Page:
“Quin has trained her whole life to become a Seeker, a defender of the good who can teleport and wield incredible weapons. When she and her cousin learn that modern Seekers are essentially paid assassins, they escape to the gritty reality of Hong Kong. When an old flame and the need to do right force Quin back into action, she must fight her family, her boyfriend, and even herself to protect the world. Dayton has created an epic world full of new technologies, power struggles, ancient families, and fantastic possibilities. Seeker is the start of an original new series spanning continents and centuries that will satisfy fans of fantasy and adventure novels alike.” —Jennifer Oleinik, University Book Store, Seattle, WA

The Shadow Cabinet: The Shades of London, by Maureen Johnson
(Putnam Juvenile, 9780399256622, $17.99)
“If the end of Johnson’s previous book, The Madness Underneath, left you reeling, you’re not alone. This third installment of the Shades of London quartet has been a long time coming, and it may be the most satisfying book in the series so far. Picking up where they left off, Rory, Callum, and Boo are grappling with unexpected tragedy while trying to solve the mystery of Jane and her cult, dealing with ghosts, and hiding from just about everyone. If you thought things were weird in the first two books, just wait — this one is off-the-charts strange and you’ll love every minute of it!” —Paige Mushaw, Northshire Bookstore, Manchester Center, VT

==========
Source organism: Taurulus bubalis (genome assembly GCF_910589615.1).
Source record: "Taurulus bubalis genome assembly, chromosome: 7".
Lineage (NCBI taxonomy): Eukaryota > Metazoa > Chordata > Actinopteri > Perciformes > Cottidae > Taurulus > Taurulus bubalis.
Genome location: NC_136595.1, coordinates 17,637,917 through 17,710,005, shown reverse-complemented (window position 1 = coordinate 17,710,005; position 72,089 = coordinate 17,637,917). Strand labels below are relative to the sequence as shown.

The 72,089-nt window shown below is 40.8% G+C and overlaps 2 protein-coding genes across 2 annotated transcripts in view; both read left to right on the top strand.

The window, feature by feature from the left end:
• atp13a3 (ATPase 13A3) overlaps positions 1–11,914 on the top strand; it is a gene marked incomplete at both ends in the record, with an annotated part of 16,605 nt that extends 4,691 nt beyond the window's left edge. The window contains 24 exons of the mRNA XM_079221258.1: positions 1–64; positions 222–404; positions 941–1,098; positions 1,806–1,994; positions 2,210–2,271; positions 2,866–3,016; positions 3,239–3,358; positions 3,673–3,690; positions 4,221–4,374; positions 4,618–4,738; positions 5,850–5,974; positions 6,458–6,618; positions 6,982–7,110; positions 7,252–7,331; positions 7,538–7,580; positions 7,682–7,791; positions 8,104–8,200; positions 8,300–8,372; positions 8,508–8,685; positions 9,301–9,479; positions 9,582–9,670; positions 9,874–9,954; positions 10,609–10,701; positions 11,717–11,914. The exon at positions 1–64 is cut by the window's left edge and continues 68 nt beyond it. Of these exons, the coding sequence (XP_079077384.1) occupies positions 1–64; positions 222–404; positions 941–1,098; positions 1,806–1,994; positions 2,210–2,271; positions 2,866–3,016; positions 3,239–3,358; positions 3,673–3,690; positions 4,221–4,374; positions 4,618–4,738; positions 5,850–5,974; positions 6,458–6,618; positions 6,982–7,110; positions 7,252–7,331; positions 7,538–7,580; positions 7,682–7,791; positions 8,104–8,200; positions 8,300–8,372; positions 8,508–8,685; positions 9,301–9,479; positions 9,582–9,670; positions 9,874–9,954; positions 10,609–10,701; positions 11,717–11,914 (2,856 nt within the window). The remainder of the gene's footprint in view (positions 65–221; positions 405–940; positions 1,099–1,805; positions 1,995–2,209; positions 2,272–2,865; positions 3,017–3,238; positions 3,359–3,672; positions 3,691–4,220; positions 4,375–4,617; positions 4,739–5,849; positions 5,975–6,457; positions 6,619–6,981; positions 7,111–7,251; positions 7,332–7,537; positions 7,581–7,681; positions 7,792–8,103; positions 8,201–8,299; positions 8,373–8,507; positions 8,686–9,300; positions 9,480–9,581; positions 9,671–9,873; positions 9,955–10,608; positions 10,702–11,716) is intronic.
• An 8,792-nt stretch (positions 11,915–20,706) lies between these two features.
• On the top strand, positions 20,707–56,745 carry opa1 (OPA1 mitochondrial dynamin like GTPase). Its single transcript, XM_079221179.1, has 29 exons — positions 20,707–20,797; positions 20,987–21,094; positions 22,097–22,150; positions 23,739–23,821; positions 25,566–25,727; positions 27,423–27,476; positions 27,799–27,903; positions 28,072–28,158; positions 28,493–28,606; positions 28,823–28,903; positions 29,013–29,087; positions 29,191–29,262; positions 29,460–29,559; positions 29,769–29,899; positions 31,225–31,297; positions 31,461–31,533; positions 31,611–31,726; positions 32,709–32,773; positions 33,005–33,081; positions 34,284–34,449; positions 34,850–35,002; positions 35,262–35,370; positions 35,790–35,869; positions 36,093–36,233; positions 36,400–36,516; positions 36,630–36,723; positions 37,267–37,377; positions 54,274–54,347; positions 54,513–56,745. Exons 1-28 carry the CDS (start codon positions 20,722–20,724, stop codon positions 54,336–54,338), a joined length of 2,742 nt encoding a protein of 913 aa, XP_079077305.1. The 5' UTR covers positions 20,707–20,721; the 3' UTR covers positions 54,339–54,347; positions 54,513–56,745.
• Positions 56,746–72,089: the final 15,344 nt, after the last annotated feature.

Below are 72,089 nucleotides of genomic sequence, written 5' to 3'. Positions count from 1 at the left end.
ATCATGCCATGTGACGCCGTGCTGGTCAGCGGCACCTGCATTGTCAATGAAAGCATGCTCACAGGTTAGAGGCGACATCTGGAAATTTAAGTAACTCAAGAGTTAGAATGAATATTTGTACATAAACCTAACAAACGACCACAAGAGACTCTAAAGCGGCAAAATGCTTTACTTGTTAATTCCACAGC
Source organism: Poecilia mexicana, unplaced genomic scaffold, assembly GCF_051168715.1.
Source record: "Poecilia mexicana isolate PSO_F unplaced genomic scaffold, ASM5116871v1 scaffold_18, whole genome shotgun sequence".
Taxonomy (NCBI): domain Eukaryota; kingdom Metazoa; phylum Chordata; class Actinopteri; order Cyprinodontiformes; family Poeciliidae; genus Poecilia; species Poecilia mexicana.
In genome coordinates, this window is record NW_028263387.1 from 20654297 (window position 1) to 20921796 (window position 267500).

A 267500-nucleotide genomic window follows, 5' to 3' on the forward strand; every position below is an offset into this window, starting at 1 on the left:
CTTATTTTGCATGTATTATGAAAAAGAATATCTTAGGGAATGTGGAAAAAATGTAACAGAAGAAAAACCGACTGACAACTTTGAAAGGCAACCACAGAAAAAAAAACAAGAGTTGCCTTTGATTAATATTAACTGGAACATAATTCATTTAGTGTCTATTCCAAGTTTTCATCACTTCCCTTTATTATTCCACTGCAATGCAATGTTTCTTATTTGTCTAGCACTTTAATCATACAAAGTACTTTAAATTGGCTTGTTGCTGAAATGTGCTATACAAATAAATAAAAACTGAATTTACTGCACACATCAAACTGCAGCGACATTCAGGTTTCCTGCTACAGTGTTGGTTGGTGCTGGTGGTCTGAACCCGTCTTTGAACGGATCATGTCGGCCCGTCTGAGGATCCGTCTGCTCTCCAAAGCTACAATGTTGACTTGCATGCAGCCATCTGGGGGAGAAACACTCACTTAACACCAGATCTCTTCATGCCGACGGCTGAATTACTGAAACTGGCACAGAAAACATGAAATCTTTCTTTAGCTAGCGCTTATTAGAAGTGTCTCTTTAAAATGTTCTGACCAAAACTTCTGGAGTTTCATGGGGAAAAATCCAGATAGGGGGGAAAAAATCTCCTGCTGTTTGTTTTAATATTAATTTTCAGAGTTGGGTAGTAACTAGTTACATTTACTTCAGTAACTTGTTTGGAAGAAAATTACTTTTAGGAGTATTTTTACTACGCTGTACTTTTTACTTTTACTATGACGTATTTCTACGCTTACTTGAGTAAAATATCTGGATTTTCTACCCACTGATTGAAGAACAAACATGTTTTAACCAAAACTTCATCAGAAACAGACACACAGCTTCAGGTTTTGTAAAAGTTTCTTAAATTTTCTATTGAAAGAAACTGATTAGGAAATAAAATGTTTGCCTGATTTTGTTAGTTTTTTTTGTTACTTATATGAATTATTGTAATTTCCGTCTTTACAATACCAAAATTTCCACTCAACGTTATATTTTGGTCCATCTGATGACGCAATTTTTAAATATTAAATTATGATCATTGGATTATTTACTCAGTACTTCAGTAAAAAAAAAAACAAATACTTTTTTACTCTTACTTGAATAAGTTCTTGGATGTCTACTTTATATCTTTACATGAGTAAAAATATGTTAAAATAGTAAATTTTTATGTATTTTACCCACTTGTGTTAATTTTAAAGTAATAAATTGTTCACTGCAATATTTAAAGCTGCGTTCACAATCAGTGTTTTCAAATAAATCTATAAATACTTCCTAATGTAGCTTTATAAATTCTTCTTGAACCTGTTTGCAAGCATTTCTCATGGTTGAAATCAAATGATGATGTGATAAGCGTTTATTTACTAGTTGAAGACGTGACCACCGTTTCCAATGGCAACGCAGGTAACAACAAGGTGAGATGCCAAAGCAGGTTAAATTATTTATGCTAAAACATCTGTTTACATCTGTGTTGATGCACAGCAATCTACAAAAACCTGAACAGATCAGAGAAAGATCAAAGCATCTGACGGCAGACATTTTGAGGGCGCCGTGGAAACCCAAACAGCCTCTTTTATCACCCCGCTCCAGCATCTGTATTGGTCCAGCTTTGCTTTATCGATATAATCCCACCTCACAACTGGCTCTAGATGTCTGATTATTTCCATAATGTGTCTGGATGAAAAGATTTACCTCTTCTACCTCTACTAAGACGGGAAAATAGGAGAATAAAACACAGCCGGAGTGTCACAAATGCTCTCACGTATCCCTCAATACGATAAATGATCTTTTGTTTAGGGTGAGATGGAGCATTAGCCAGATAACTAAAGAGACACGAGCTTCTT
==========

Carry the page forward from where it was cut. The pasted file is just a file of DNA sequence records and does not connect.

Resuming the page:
Simon vs. the Homo Sapiens Agenda, by Becky Albertalli
(Balzer + Bray, 9780062348678, $17.99, available April)
“Albertalli offers a beautiful coming-of-age story that leaves the reader with much to think about. Through the voices of her characters, Albertalli has done a fine job of pointing out the many outdated prejudices and assumptions still held by too many in today’s world and how unfair and unnecessary they are. I have long believed that it will be the current generation that will finally achieve the change we need to allow issues of sexual identity to become a thing of the past, and this book and these wonderful characters give voice to many insights that are spot on. Absolutely everyone should read this book!” —Emoke B’racz, Malaprop’s Bookstore & Café, Asheville, NC

Solitaire, by Alice Oseman
(HarperTeen, 9780062335685, $17.99, available March)
“Tori Spring is a typical mopey teen. She feels most at home on the Internet and regards her peers with equal parts disdain and distrust. She worries about her brother, who has a serious eating disorder, and feels increasingly distant from her best friend, whose life seems more and more to revolve around boys and parties. A friend from the past, a mysterious stranger, and an anonymous pranking organization called Solitaire will push Tori toward more actively engaging with her life. As Solitaire’s antics escalate, Tori is forced to make decisions that will affect both her and everyone around her.” —Sarah Sawyers-Lovett, Big Blue Marble Bookstore, Philadelphia, PA

The Winner’s Crime, by Marie Rutkoski
(Farrar, Straus & Giroux Books for Young Readers, 9780374384708, $17.99)
“The second book in the Winner’s Curse series — political, romantic, and smart — does not disappoint! Kestral is a young woman torn between the duty she feels toward her warrior nation and her first, impossible love whom she is desperately trying to save. With witty conversation and heart-wrenching intrigue, Rutkoski draws readers back into her always mesmerizing, sometimes soul-destroying series!” —Morgan Turnage, Once Upon a Time, Montrose, CA